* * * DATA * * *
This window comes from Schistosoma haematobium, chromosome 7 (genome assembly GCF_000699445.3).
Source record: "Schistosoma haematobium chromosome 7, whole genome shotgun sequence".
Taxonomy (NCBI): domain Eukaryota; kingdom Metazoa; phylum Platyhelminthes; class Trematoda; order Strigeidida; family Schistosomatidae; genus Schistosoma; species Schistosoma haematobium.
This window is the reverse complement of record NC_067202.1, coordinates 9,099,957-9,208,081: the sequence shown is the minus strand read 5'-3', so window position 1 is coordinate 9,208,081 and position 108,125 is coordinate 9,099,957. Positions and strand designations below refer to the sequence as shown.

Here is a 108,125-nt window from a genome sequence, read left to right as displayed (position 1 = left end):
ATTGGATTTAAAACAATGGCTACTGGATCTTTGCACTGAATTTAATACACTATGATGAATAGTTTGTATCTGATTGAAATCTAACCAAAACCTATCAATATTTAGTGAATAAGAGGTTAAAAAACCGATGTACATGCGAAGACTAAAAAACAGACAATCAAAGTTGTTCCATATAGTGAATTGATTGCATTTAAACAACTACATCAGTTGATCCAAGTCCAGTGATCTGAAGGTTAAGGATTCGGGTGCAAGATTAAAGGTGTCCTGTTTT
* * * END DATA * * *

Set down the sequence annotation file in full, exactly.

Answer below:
This window comes from Schistosoma haematobium, chromosome 7 (genome assembly GCF_000699445.3).
Source record: "Schistosoma haematobium chromosome 7, whole genome shotgun sequence".
Taxonomy (NCBI): domain Eukaryota; kingdom Metazoa; phylum Platyhelminthes; class Trematoda; order Strigeidida; family Schistosomatidae; genus Schistosoma; species Schistosoma haematobium.
This window is the reverse complement of record NC_067202.1, coordinates 9,099,957-9,208,081: the sequence shown is the minus strand read 5'-3', so window position 1 is coordinate 9,208,081 and position 108,125 is coordinate 9,099,957. Positions and strand designations below refer to the sequence as shown.

Here is a 108,125-nt window from a genome sequence, read left to right as displayed (position 1 = left end):
ATTGGATTTAAAACAATGGCTACTGGATCTTTGCACTGAATTTAATACACTATGATGAATAGTTTGTATCTGATTGAAATCTAACCAAAACCTATCAATATTTAGTGAATAAGAGGTTAAAAAACCGATGTACATGCGAAGACTAAAAAACAGACAATCAAAGTTGTTCCATATAGTGAATTGATTGCATTTAAACAACTACATCAGTTGATCCAAGTCCAGTGATCTGAAGGTTAAGGATTCGGGTGCAAGATTAAAGGTGTCCTGTTTT